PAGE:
The remedy that the plaintiffs sought was a declaratory judgment holding that the present education finance system is unconstitutional. What changes would result from a plaintiff victory here is unclear. Plaintiffs reportedly worked with a public interest advocacy group, Business and Professional People for the Public Interest (BPI), in preparing the case, and by some accounts their aim was to ensure that more resources flow to students in underfunded school districts. The fact that two taxpayers and no students or parents were plaintiffs in the case may, however, meant that any relief that may have resulted from this case would have inured solely to the benefit of taxpayers in property-poor districts and not to the students.
Both the trial court and the 4th District Appellate Court dismissed the suit, claiming the plaintiffs did not allege an injury traceable to the state. On November 29, 2012, the Illinois Supreme Court affirmed the appellate court’s dismissal of the action.
Board of Education of the City of Chicago v. Rauner
In a complaint filed in February 2017 in the state circuit court, Cook County, the Chicago Board of Education (“CPS”)and five individual parents charged Illinois Governor Bruce Rauner, the Illinois State Board of Education and other state defendants with operating a racially discriminatory state education funding system. The suit claimed that in 2016, the State spent 74 cents to educate Chicago’s children for every dollar the State spent to educate the predominantly white children outside Chicago and that Chicago received just 15% of the state’s education funding, despite having nearly 20% of the students. Chicago’s student body is composed approximately 90% of students of color, compared to schools in the rest of the state that are 58% white.
A few months later, the complaint was dismissed by Judge Franklin Valderrama, who held that the relief requested by CPS “would inject widespread chaos into the entirety of the State’s public education system.” CPS then filed another complaint, this time framing the case to emphasize that the state’s pension funding rules forced Chicago, but no other districts in the state, to divert funds from education to subsidize worker pensions. The State then filed a motion to dismiss this complaint, but before it was decided, the legislature passed an education funding reform package that provided substantial additional funding to Chicago. The parties then submitted a joint motion for voluntary dismissal, and the court dismissed the case without prejudice for CPS and/or other plaintiffs to refile the suit within a year.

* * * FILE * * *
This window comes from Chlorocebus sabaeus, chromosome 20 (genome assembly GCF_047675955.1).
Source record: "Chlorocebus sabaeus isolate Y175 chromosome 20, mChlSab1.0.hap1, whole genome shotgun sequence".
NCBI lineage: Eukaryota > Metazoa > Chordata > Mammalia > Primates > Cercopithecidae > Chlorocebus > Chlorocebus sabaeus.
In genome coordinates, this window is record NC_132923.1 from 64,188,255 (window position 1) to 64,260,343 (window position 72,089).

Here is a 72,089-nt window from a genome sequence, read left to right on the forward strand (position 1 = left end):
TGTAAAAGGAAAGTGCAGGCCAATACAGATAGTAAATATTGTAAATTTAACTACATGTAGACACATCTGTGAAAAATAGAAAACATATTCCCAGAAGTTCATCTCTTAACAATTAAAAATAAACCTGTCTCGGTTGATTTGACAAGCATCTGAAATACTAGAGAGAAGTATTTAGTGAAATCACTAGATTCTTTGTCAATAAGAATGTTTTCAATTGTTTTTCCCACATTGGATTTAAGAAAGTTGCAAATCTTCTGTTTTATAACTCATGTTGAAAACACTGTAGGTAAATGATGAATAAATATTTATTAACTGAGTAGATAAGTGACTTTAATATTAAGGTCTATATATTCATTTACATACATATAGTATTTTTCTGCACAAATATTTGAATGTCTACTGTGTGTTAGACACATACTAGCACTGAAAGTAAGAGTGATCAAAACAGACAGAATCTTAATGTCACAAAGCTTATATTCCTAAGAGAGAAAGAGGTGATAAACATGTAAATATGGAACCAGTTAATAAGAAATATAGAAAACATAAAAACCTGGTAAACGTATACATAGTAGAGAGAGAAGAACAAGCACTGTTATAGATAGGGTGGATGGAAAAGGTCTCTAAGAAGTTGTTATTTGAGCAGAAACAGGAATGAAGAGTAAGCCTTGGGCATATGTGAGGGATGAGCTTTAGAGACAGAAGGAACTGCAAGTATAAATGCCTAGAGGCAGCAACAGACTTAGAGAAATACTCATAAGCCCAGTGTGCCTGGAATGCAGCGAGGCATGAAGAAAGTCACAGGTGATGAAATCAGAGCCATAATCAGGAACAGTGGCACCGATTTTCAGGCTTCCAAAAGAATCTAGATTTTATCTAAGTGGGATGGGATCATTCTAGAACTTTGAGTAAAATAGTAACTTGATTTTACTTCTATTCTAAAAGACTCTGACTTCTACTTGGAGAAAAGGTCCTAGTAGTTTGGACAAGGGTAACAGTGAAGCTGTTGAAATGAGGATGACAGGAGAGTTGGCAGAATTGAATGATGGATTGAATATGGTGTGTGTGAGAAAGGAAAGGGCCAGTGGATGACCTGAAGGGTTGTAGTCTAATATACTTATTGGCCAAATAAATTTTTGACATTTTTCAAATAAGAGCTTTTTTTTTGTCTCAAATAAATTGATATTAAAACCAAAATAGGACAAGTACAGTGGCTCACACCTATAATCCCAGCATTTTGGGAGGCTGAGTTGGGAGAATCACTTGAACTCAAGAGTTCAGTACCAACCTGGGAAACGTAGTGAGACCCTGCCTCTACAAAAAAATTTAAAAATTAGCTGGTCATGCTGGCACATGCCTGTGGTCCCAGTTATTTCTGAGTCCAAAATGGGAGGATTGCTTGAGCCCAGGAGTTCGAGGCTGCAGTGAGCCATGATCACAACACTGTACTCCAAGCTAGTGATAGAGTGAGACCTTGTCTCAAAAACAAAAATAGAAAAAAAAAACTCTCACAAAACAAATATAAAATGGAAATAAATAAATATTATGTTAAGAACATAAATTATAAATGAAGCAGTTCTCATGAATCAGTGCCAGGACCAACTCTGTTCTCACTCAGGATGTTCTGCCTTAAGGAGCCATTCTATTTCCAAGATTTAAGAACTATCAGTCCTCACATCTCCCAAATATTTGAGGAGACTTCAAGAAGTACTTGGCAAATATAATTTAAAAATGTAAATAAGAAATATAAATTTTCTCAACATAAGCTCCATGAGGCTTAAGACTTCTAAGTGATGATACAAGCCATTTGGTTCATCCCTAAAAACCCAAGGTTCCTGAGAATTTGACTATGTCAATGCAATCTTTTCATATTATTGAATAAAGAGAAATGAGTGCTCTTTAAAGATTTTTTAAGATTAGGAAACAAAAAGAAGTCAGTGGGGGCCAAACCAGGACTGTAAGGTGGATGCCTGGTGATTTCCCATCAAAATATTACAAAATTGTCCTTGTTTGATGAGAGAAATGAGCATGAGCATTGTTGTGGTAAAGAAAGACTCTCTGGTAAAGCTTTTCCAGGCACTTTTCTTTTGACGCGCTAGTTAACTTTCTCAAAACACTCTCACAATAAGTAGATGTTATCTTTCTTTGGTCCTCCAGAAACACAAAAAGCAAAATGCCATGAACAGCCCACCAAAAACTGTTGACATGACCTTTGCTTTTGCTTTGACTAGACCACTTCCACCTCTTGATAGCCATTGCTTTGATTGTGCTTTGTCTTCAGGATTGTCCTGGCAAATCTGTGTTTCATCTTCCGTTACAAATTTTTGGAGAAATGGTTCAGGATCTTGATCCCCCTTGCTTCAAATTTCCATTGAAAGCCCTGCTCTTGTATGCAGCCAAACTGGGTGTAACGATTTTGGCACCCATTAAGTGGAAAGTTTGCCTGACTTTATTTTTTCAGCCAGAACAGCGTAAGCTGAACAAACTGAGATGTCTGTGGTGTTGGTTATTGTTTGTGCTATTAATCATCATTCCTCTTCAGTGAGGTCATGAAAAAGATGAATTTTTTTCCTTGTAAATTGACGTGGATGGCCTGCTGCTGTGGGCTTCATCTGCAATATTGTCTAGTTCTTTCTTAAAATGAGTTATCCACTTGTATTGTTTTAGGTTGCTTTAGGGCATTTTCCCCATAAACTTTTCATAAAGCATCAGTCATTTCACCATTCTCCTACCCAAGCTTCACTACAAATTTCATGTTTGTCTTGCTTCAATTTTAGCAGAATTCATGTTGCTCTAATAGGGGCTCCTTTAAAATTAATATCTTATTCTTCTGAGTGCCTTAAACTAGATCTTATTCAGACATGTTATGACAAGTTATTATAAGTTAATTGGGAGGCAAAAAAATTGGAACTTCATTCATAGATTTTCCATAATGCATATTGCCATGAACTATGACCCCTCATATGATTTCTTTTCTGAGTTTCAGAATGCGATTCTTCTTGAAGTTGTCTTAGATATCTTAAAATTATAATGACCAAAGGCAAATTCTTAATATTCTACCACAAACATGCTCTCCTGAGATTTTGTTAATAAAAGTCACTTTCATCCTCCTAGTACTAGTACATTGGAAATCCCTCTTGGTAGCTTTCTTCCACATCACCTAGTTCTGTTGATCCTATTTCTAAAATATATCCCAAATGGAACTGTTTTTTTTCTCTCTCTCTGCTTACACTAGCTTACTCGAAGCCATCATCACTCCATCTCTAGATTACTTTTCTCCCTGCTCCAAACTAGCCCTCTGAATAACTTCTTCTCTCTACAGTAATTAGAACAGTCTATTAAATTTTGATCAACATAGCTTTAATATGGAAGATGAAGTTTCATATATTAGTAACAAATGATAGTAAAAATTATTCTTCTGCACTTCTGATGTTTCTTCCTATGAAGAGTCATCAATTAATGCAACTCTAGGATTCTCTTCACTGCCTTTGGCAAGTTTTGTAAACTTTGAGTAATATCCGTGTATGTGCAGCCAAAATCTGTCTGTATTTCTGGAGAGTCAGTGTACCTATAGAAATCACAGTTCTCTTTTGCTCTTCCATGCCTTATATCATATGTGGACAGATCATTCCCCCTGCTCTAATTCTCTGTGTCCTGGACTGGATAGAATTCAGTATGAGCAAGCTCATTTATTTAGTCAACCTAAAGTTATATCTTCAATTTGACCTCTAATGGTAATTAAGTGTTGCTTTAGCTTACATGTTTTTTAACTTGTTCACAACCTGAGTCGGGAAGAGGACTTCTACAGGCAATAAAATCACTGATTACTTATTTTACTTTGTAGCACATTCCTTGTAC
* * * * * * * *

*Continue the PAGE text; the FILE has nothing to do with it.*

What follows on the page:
Cahaokia Unit School District v. Rauner
In 2017, 17 Illinois school districts whose per capita funding is below the state average filed a new adequacy case and sought to distinguish their adequacy claim from the two prior State Supreme Court decisions that had held that the courts have no authority to review school funding decisions. They argued that since the time of the earlier rulings, the State had defined the standards of the “high quality” education called for in the state constitution and had required districts to meet those standards. They maintained that the State should select an appropriate evidence-based methodology to determine the cost to each district of achieving the Illinois Learning Standards or making reasonable progress in doing so, and that the State should then pay such additional annual cost.
These claims were rejected by the trial court in 2018, and in May 2020, the 5th District Appellate Court upheld the dismissal of the suit by a 2 to 1 margin. The court’s decision held that although the state adopted new learning standards and a new funding system since the Supreme Court dismissed two earlier adequacy cases, the underlying logic remains the same:
While we agree that some of the reasoning in Edgar focused on the lack of measurability of ‘quality,’ the ultimate holding in Edgar was broadly stated, concluding that the determination of whether the [s]tate was fulfilling its duty of providing for a quality education was outside the judicial function.
In “Recent Events” in the Cahaokia Unit School District v. Rauner , the quote at the
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add a line that says “In late September, 2020, the Illinois Supreme Court agreed to hear the case.”
Last updated: November 2020